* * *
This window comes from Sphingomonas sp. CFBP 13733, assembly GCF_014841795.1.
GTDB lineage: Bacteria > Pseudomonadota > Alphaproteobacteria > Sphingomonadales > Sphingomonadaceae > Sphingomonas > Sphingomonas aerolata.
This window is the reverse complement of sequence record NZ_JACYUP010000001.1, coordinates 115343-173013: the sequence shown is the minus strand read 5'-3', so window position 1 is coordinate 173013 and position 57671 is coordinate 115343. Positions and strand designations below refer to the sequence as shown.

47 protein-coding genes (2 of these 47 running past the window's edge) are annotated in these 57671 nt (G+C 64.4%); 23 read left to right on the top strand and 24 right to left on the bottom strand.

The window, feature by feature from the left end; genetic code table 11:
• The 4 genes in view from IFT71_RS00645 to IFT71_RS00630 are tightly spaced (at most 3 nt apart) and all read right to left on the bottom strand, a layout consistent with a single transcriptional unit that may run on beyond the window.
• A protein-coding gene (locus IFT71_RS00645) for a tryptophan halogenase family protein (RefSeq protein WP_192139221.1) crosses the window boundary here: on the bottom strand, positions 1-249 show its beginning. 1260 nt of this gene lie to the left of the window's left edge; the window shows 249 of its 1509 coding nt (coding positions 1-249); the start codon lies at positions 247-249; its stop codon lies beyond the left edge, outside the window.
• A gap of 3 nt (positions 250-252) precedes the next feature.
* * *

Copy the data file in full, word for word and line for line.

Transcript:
This window comes from Sphingomonas sp. CFBP 13733, assembly GCF_014841795.1.
GTDB lineage: Bacteria > Pseudomonadota > Alphaproteobacteria > Sphingomonadales > Sphingomonadaceae > Sphingomonas > Sphingomonas aerolata.
This window is the reverse complement of sequence record NZ_JACYUP010000001.1, coordinates 115343-173013: the sequence shown is the minus strand read 5'-3', so window position 1 is coordinate 173013 and position 57671 is coordinate 115343. Positions and strand designations below refer to the sequence as shown.

47 protein-coding genes (2 of these 47 running past the window's edge) are annotated in these 57671 nt (G+C 64.4%); 23 read left to right on the top strand and 24 right to left on the bottom strand.

The window, feature by feature from the left end; genetic code table 11:
• The 4 genes in view from IFT71_RS00645 to IFT71_RS00630 are tightly spaced (at most 3 nt apart) and all read right to left on the bottom strand, a layout consistent with a single transcriptional unit that may run on beyond the window.
• A protein-coding gene (locus IFT71_RS00645) for a tryptophan halogenase family protein (RefSeq protein WP_192139221.1) crosses the window boundary here: on the bottom strand, positions 1-249 show its beginning. 1260 nt of this gene lie to the left of the window's left edge; the window shows 249 of its 1509 coding nt (coding positions 1-249); the start codon lies at positions 247-249; its stop codon lies beyond the left edge, outside the window.
• A gap of 3 nt (positions 250-252) precedes the next feature.